Net Neutrality Legislation

In late July, Senators Edward Markey and Ron Wyden, along with Representative Doris Matsui introduced a short bill titled the Net Neutrality and Broadband Justice Act that would classify broadband as a telecommunications service under Title II of the FCC rules.

It’s an interesting concept because this bill would stop the see-saw battle between democrats and republicans about regulating broadband. The Tom Wheeler FCC implemented net neutrality and related broadband regulation using Title II authority in 2015, and the Ajit Pai FCC completely killed Title II regulation in 2017. It’s clear that the current FCC under Jessica Rosenworcel intends to reinstate the Title II authority. If Congress was to enact this law, it would make it impossible for future FCC’s to flip flop on the issue.

What is almost comical about the issue is that both parties make this appear to be a fight over net neutrality, which it is not. All of the public discussions of the issue have been couched as a discussion of whether we need federal net neutrality rules. However, the real fight is about whether broadband should be regulated. When the Ajit Pai FCC stripped away Title II authority for broadband, most of the FCC’s ability to regulate broadband in any meaningful way disappeared. It seems crazy not to have a national policy to regulate an industry where the two biggest ISPs control over 55% of the national market, where the four largest ISPs control over 75% of the market, and where fifteen ISPs control 95% of the market. Beyond the market power of a handful of ISPs, most consumers will say they have only one choice of fast broadband.

Net neutrality has never been the issue. The big ISPs have only violated the principles of net neutrality in a serious way a few times, like when the biggest ISPs restricted Netflix traffic in 2013 and 2014 to get the company to pay more for using the Internet. Soon after the Ajit Pai FCC killed net neutrality, the State of California introduced nearly identical rules, which have subsequently been affirmed by the courts. The biggest ISPs are largely following net neutrality since doing so everywhere except California would be nearly impossible to manage.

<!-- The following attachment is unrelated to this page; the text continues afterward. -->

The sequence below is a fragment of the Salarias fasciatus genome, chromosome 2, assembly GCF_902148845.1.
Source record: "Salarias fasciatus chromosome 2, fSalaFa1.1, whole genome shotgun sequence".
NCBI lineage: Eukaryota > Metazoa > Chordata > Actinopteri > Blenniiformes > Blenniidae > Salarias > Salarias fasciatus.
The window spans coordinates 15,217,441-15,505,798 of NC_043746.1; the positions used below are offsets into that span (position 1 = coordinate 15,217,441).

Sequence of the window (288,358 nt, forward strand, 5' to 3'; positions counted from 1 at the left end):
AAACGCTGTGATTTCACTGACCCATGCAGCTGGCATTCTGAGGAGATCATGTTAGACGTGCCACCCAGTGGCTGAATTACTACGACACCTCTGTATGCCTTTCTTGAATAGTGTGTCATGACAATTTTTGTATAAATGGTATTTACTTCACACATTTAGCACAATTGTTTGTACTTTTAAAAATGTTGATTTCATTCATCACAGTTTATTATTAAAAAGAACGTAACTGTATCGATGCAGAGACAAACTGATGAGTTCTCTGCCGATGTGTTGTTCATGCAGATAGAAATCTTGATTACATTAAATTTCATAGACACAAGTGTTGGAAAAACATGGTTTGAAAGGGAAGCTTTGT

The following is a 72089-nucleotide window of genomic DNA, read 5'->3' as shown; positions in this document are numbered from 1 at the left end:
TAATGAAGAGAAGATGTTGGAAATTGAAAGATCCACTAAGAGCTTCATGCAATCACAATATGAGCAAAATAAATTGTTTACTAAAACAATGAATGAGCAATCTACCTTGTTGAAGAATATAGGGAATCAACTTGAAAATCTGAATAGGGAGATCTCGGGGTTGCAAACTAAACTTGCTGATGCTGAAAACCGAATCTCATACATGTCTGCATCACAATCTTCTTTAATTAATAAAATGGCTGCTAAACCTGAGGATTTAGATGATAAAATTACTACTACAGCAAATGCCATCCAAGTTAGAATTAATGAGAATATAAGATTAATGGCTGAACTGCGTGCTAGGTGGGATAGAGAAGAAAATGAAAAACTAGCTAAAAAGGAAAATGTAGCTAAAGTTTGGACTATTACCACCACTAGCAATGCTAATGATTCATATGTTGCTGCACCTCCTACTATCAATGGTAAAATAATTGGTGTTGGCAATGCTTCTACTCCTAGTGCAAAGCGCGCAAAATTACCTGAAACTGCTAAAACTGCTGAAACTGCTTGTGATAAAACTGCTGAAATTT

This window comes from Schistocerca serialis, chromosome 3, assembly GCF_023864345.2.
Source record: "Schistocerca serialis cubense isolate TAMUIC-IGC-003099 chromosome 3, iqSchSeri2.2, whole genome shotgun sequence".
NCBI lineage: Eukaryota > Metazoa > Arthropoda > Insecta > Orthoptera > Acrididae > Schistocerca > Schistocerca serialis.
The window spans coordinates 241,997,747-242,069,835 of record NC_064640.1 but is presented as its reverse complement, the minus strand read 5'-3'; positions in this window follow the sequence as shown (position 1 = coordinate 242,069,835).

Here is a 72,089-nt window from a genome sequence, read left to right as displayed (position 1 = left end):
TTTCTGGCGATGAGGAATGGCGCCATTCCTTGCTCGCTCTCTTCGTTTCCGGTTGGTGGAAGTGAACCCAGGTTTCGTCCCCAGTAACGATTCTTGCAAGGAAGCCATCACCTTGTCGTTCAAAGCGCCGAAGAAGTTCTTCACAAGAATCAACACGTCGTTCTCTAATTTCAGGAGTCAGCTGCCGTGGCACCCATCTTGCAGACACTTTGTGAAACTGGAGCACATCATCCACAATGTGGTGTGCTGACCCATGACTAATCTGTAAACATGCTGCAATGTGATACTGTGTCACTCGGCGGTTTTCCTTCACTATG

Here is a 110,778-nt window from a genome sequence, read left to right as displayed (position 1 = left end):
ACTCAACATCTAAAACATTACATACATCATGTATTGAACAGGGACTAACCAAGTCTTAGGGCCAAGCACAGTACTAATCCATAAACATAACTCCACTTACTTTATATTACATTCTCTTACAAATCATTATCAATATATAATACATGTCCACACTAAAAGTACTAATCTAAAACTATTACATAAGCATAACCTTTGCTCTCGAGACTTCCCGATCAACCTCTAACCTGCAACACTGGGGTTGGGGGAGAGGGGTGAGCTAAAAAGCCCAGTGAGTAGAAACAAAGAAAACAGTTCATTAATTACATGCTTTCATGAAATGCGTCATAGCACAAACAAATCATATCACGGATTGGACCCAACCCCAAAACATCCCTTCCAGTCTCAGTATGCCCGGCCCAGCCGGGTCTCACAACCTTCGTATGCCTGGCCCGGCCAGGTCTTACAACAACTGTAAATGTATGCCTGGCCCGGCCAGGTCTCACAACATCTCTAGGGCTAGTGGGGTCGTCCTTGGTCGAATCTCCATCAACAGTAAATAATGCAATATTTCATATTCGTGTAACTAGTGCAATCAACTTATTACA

The real fear the big ISPs have of Title II authority is that the FCC could theoretically implement rate regulation. This is the underlying issue for the continuing fight. The big ISPs also understand that the FCC will enact other restrictions if the agency has the authority to do so. But it is the fear of putting any restrictions on rates that draws heavy lobbying from the industry. The big ISPs have been using the term light-touch regulation to describe the current state of affairs – which in real life translates to practically no regulations at all.

I can’t imagine a time when the FCC would try to put a cap on ISP rates, but the agency could still restrict what ISPs charge. For example, it’s not hard to imagine the FCC putting curbs on data caps, where ISPs charge customers a lot extra for using too much broadband in a month. Everybody who knows how ISPs operate understands that there is almost no extra cost to an ISP for serving a heavy broadband user – data cap fees verge on the edge of fraud.

It doesn’t look likely that this bill has any chance of making it through the current Congress. The bill is unlikely to draw any Republican votes and may not even gain a positive vote from all of the Democrats. The only way to ever get this passed would be to somehow find a way to do so with a simple majority vote rather than the needed 60 votes to pass.

It’s a shame because there should be regulatory oversight over such a vital industry that is operated by oligopolies. While a few cities seem to be finding a way to bring multiple ISPs to complete, most of the country still only has one or two ISPs that offer fast broadband. Because of the huge barrier to market entry due to the cost of building a new network, most of the country is not likely to see price competition for broadband. At a bare minimum, we ought to have the FCC fulfilling one of its prime regulatory responsibilities, which is to make sure that ISPs don’t overreach too badly with the public.